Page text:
If you’re anything like me, juggling another targeting advertising network on your media buy is the last thing you want to do. That’s why I was excited when I recently met with Michael Katz, interCLICK, president. He founded the company when he recognized the need for a transparent ad network in a marketplace dominated by blind networks. Its transparency is very good. Its reach is good, too, with a 68 percent online reach. But what really got me excited is a possible one-stop network that can provide the targeting advantages of multiple ad networks out there. I should mention that I haven’t actually worked directly with interCLICK yet since we’re into 2010 planning, but I was definitely intrigued enough to learn more.
Anna Papadopoulos: How long has interCLICK been around and what differentiates you from the multiple ad networks currently available?
Michael Katz: interCLICK has been around since 2004. We currently have five offices around the country, including sales offices in New York, San Francisco, LA, and Chicago. We have about 75 employees as of August 2009 and are a publicly traded company under the ticker symbol ICLK. We are a technology-focused supply-chain management company, having built our proprietary platform to maximize efficiency along the online advertising value chain.
AP: Do you consider yourself a behavioral targeting network? What is your overall philosophy on behavioral targeting?
MK: I would definitely consider interCLICK a BT network. I consider “behavioral targeting” to be a bit of a catchall that refers to any form of data-enabled audience targeting to produce the most effective audience from a larger online population.
AP: How do most advertisers use your platform?
MK: Advertisers use our platform to run highly efficient and scalable campaigns in a brand-friendly environment.
AP: What kinds of targeting do you offer? How granular can you get?
MK: We offer all forms of IP address and cookie-based targeting and get as granular as the client requires it to be. Examples of IP-based targeting include frequency, geographic (Zip Code level), daypart, [and] technographic. Examples of cookie-based data targeting include contextual, purchase intent, social, demographic, and offline data.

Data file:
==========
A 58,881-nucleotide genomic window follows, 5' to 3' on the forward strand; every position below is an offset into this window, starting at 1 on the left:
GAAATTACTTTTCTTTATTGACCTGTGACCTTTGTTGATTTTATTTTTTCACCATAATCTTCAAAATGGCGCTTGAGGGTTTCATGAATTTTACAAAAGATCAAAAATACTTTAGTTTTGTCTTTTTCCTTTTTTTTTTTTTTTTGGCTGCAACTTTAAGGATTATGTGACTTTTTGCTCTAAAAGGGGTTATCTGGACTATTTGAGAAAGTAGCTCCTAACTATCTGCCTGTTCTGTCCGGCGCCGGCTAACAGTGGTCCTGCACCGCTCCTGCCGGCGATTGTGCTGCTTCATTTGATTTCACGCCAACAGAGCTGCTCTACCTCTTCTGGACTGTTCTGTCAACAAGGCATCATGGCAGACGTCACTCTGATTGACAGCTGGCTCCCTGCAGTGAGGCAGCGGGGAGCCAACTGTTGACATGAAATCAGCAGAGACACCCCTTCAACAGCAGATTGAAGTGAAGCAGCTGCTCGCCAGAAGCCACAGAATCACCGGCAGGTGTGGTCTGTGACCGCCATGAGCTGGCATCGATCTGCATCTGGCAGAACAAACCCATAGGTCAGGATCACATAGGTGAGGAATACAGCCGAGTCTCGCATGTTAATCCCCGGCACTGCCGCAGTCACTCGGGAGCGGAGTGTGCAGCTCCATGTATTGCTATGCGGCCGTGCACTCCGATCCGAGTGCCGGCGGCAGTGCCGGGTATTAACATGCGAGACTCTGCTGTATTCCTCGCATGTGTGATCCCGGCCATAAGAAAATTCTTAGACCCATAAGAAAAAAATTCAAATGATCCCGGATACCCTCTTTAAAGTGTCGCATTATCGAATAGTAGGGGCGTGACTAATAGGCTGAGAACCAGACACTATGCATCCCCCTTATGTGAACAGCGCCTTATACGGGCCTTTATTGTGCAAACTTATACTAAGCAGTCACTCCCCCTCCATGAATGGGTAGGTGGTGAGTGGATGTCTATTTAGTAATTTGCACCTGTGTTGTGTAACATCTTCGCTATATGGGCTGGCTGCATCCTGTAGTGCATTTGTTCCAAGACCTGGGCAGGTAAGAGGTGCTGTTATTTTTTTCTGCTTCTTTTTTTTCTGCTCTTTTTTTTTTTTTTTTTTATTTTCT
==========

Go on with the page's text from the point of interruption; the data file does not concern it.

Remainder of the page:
AP: Who are your top advertisers?
MK: We are primarily focused on serving top digital agencies that represent Fortune 1000 brands.
AP: What are the top targeting areas right now?
MK: The type of targeting really varies client to client and campaign to campaign. What makes our platform so unique is our ability to optimize across all facets of our supply chain so we are not constrained to a one-size-fits-all approach.
AP: How do we set up quantifiable metrics to gauge success (or failure)?
MK: The best way to gauge success is to first define what the campaign objective is. Next, you want to isolate the effects of whatever you are testing by creating a control group. This will allow you to create a baseline and evaluate the effectiveness of whatever you are looking to test.
AP: Whom do you consider your major competitor?
MK: We don’t really think of the industry this way. We focus on providing best-in-class solutions that maximize efficiency and scalability for our clients. There are a lot of great ad networks out there.
AP: What do you see as your limitations right now?
MK: We have three constraints: time, money, and quality. We are usually tasked with choosing two out of three.
AP: Let’s talk privacy. How do we go about treating consumer privacy while still making this work for marketers?
MK: The underlying issue here is education and the solution is transparency. Showing consumers what information is being tracked and allowing them to configure settings and even opt out of future targeted advertising is of paramount importance for preserving consumer trust. Companies like BlueKai have done a great job at being very open with users.
AP: What is the selection process for your data partners?
MK: Our criteria for choosing data partners is to align supply with demand. If we have significant advertiser demand for a type of targeting, then we will make sure we can provide best-in-class solutions that are scalable and efficient.
AP: Who are some of your partners?
MK: We currently have direct and indirect partnerships with about eight data providers. We have seen great success with BlueKai in particular, as well as Bizo.
AP: Where do you see all this going in the next 12 months?
MK: The current trend during the first half of the year shifted budget to more effective and scalable solutions. I think that represented a permanent shift in the marketplace. Over the next 12 months the focus will continue to be on providing accountability at scale.
New Top-Level Domains (TLDs) have become more popular in the last couple of years, so here’s everything you need to know about them.
Sure, some apps are doing personalized push notifications, but what happens when your users are in the app?
Since cloud computing first gained mainstream attention around 2009, its popularity has exploded. Promising increased efficiency, flexibility and cost-effectiveness, it was hailed as the ultimate business solution. But are users seeing the benefits?
The term ‘marketing cloud’ has gained significant traction in the last few years as major software companies have sought to monetise the growing importance of technology for marketing teams.